When Congress passed the Tax Cuts and Jobs Act (TCJA) in late 2017, the deductibility of various popular business expenses seemed to be threatened. Specifically, clarification was needed to determine exactly what could be deducted with regard to deductions for business meals. In issuing Notice 2018-76 last fall, the IRS preserved business deductions for the separate costs of meals incurred in connection with business activities subject to the 50% limitation.
What about business travel expenses? This is a good time to revisit the deductibility of business trips. What does the IRS allow for deductions, and how should business professionals qualify their trips?
The IRS views travel expenses as “ordinary and necessary” expenses for business travel. An ordinary expense is one common and accepted in the trade or business. A necessary expense is one that is helpful and appropriate for the business. Taxpayers cannot deduct lavish or extravagant expenses or those for personal purposes.
What Is Your Tax Home?
Generally speaking, if you are traveling away for a period that exceeds an ordinary day’s work, and the trip requires overnight lodging, you can expense the trip if you are not in your “tax home.” To determine whether you are in your tax home, the IRS provides the following example:
Generally, your tax home is the entire city or general area where your main place of business or work is located, regardless of where you maintain your family home. For example, you live with your family in Chicago but work in Milwaukee where you stay in a hotel and eat in restaurants. You return to Chicago every weekend. You may not deduct any of your travel, meals or lodging in Milwaukee because that's your tax home. If you regularly work in more than one place, your tax home is the general area where your main place of business or work is located.
To determine your main place of business, the IRS looks at the following factors:
- The most important factor is the length of time you normally need to spend at each location for business purposes
- The degree of business activity in each area
- The relative significance of the financial return from each area.
What Can You Deduct?
If you have a temporary work assignment away from home, you can generally deduct your travel expenses. The key word is temporary because the IRS draws the line at indefinite work assignment, which is any assignment in excess of one year.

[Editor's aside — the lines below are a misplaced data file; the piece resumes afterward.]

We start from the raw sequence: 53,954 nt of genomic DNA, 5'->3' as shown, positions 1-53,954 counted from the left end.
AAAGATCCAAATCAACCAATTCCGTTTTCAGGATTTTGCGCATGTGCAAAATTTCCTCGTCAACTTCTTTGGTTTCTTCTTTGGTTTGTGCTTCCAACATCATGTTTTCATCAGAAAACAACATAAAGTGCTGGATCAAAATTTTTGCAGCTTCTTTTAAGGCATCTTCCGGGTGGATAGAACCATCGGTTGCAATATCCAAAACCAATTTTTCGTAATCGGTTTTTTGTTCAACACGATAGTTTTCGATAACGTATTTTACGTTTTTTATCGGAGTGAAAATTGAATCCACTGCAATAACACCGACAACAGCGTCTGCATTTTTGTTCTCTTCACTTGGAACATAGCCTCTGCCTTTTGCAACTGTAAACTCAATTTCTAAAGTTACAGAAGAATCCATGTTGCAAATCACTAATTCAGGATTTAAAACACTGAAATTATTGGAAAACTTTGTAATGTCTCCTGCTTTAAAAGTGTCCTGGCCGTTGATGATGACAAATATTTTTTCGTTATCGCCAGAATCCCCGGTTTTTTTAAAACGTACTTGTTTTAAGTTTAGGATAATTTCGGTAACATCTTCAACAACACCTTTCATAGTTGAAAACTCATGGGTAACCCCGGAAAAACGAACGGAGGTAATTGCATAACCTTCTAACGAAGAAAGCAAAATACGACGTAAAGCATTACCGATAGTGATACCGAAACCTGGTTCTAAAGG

Travel expenses for conventions are deductible if you can show that the convention adds value to your business.
According to the IRS, deductible travel expenses include, but are not limited to, costs associated with:
- Travel by airplane, train, bus or car between your home and your business destination. (If you're provided with a ticket or you're riding free as a result of a frequent traveler or similar program, your cost is zero.)
- Fares for taxis or other types of transportation between the airport or train station and your hotel, the hotel, and the work location, and from one customer to another, or from one place of business to another.
- Shipping of baggage, and sample or display material between your regular and temporary work locations.
- Using your car while at your business destination. You can deduct actual expenses or the standard mileage rate, as well as business-related tolls and parking fees. If you rent a car, you can deduct only the business-use portion for the expenses.
- Meals and lodging.
- Dry cleaning and laundry.
- Business calls while on your business trip. (This includes business communications by fax machine or other communication devices.)
- Tips you pay for services related to any of these expenses.
- Other similar ordinary and necessary expenses related to your business travel. (These expenses might include transportation to and from a business meal, public stenographer's fees, computer rental fees and operating and maintaining a house trailer.)
While you can keep records of your meal expenses and deduct the actual cost, the IRS suggests you can generally use a standard meal allowance, which varies depending on where you travel. The deduction for business meals is generally limited to 50 percent of the unreimbursed cost.
If you're self-employed, you can deduct travel expenses on Form 1040, Schedule C.pdf, Profit or Loss From Business (Sole Proprietorship) or Form 1040, Schedule C-EZ.pdf, Net Profit From Business (Sole Proprietorship).
It’s good business practice to keep good records to back up all of your business expenses.
Note: This content is accurate as of the date published above and is subject to change. Please seek professional advice before acting on any matter contained in this article.